Elite Cues and Popular Apolitical Issues: Evidence from Daylight Savings Time

14 Pages Posted: 1 Jun 2021

Date Written: May 25, 2021

Abstract

Although much is known about the nature of elite influence on public opinion, its limits remain unclear. One area where elite cues might be less powerful is on popular apolitical issues that are part of everyday life. The current study investigates this question through a useful example: making daylight savings time (DST) permanent. This idea, where opinions likely already developed based on personal experiences outside politics, is broadly supported but non-politicized. In 2019, it received public support on Twitter by a prominent party leader -- then-president Donald Trump. Using his real endorsement tweet as a treatment, two survey experiments show Trump moves Republicans to favor and Democrats to oppose making DST permanent. But effects are weak in terms of size and significance -- especially when compared to party leader effects in other contexts -- perhaps revealing limits on elite influence in a popular apolitical realm. In this context, the study also provides suggestive evidence that expressive responding does not plague elite cue effects.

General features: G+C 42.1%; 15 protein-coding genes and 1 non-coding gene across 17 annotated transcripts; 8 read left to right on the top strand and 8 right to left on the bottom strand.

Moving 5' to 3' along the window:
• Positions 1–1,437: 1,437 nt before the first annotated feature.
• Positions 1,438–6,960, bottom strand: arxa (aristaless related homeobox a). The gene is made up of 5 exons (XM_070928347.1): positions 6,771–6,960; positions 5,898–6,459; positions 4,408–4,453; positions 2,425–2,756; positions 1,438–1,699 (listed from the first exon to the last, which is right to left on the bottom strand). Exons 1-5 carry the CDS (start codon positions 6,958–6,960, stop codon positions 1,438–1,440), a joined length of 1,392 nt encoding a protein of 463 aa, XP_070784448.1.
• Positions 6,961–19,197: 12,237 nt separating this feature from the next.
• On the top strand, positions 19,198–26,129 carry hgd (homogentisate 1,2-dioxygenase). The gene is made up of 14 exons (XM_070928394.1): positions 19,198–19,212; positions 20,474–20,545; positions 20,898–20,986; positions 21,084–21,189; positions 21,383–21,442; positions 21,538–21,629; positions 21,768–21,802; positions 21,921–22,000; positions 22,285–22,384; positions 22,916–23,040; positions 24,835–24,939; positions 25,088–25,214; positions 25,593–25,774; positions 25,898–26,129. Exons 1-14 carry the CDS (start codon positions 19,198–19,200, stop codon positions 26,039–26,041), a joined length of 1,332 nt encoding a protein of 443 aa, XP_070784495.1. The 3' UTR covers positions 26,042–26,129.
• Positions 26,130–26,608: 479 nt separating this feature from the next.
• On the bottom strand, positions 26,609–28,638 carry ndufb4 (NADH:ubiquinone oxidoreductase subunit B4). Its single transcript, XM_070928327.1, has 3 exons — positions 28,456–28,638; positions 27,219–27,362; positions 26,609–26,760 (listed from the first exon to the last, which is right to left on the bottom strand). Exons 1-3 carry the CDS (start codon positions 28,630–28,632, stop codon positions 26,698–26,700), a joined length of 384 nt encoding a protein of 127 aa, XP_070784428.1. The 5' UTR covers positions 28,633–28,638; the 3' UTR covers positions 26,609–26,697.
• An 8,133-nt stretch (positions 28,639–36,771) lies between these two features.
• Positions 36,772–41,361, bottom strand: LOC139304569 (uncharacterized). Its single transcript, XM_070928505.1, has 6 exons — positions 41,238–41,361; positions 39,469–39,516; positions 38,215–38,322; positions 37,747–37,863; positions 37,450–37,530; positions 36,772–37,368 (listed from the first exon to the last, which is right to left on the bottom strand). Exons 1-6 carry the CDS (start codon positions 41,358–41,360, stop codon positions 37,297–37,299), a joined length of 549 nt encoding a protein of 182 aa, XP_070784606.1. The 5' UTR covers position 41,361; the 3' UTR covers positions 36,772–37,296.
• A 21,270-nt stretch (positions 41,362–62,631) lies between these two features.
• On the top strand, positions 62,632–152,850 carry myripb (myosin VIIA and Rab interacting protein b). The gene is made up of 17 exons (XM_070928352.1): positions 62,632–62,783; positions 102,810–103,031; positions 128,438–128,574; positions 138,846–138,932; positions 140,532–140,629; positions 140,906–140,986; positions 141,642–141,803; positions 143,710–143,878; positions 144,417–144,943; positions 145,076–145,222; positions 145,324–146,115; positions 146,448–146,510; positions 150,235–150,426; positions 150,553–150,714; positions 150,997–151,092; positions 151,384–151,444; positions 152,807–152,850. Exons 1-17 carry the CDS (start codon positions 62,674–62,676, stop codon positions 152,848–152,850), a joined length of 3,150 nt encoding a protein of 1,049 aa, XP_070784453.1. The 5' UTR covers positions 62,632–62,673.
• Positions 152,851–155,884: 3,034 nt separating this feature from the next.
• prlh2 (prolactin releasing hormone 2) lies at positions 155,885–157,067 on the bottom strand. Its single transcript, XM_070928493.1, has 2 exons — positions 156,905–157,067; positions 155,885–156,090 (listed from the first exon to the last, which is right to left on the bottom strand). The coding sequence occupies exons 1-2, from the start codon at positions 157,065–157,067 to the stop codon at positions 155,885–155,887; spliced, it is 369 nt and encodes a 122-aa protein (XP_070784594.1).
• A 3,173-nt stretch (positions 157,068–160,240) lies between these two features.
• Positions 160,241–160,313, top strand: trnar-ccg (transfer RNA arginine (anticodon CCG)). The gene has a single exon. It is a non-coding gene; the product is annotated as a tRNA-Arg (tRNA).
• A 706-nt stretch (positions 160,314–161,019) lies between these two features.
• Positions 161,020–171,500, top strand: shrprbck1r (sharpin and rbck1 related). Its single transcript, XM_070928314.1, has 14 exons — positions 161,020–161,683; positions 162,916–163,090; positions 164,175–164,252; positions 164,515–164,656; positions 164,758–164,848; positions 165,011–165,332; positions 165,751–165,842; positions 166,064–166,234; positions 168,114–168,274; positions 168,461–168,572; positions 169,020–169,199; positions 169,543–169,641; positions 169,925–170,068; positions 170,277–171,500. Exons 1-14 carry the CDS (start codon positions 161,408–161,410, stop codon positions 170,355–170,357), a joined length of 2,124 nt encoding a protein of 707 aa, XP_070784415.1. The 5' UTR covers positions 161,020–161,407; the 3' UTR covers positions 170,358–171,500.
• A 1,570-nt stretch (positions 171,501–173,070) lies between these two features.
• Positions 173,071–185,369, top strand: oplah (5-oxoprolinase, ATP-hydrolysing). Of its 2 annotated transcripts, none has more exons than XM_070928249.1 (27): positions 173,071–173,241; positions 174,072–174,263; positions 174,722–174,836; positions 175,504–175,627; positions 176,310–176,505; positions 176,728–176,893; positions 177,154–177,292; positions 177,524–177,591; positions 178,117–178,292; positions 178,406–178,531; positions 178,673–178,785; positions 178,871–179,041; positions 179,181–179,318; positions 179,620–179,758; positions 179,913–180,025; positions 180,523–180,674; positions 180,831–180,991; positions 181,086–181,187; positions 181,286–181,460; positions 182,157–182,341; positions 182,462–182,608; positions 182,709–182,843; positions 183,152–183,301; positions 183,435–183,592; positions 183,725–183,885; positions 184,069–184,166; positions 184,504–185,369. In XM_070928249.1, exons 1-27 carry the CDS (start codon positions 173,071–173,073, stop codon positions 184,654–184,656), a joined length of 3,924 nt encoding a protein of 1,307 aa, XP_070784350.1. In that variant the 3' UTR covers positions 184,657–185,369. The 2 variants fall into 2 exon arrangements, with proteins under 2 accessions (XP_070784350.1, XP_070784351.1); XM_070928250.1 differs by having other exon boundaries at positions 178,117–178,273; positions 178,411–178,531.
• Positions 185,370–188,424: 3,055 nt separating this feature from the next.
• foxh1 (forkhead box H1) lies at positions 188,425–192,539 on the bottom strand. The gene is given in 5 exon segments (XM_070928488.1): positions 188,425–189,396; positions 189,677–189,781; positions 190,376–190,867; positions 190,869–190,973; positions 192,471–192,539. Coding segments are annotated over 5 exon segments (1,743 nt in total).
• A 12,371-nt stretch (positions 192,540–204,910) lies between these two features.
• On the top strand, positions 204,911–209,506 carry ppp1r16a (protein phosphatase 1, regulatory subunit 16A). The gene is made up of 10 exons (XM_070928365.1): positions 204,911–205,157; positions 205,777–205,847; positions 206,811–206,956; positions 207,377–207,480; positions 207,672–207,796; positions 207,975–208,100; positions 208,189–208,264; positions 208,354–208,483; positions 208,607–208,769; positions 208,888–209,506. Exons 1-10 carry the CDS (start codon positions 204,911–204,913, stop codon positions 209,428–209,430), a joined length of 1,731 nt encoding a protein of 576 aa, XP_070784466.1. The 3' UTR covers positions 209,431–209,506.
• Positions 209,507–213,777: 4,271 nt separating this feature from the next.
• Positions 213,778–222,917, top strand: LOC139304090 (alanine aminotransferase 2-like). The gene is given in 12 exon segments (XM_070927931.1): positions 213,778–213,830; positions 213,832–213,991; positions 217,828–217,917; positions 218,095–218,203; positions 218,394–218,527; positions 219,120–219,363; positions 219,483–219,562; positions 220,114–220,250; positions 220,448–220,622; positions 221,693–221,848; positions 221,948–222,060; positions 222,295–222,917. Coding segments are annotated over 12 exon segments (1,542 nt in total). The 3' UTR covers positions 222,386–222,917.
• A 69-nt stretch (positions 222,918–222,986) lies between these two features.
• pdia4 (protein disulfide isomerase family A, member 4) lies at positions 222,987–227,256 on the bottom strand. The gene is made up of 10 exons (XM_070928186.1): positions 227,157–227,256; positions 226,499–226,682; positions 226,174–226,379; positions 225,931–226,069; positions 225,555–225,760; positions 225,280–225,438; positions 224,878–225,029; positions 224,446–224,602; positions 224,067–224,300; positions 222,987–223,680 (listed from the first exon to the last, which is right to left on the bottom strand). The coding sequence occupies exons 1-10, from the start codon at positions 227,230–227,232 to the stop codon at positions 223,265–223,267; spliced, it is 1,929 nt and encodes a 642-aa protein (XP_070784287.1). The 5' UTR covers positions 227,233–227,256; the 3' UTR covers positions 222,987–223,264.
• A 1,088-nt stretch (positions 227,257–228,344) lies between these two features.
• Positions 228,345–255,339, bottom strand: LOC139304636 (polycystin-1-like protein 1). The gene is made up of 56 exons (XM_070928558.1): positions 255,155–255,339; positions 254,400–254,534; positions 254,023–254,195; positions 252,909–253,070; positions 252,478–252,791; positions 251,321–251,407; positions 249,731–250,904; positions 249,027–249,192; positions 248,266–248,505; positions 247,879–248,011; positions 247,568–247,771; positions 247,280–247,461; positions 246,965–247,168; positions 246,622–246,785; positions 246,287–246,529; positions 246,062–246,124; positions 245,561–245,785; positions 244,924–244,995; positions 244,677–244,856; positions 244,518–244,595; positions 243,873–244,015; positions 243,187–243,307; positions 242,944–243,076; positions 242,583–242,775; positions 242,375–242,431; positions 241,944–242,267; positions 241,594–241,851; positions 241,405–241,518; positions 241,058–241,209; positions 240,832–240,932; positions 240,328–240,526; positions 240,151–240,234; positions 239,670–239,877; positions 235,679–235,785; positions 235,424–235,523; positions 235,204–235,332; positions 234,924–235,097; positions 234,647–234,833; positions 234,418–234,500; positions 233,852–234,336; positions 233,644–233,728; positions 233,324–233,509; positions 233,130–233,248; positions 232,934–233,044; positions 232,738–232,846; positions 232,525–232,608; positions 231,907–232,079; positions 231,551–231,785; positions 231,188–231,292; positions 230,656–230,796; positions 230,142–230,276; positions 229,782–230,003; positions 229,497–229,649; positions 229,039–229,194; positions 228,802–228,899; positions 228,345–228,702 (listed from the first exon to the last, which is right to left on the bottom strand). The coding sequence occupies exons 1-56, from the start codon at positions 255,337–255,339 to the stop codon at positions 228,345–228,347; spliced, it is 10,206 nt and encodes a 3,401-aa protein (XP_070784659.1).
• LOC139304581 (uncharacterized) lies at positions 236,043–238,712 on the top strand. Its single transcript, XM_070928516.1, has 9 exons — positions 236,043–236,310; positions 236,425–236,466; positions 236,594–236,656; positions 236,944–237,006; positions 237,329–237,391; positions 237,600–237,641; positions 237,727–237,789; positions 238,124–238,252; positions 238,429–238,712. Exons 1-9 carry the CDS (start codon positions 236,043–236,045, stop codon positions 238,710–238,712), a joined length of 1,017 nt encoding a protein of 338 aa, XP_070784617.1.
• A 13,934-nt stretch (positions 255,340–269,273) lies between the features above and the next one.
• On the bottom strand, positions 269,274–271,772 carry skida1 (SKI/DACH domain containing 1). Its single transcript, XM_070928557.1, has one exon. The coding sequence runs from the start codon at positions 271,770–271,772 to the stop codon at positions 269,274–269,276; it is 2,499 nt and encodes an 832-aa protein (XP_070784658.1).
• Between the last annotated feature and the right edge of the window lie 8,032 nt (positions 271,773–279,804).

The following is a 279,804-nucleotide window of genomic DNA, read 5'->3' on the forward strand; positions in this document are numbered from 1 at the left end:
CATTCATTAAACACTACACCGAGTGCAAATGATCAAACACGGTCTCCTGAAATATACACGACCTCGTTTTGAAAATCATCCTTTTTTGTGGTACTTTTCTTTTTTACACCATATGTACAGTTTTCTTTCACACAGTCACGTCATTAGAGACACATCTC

Keywords: elite cues, public opinion, daylight savings time, apolitical issues, survey experiment, Twitter

Suggested Citation

Agadjanian, Alexander, Elite Cues and Popular Apolitical Issues: Evidence from Daylight Savings Time (May 25, 2021). Available at SSRN: https://ssrn.com/abstract=3855905 or http://dx.doi.org/10.2139/ssrn.3855905

Alexander Agadjanian (Contact Author)

University of California, Berkeley ( email )

525 F. Haas School of Business
Berkeley, CA
United States

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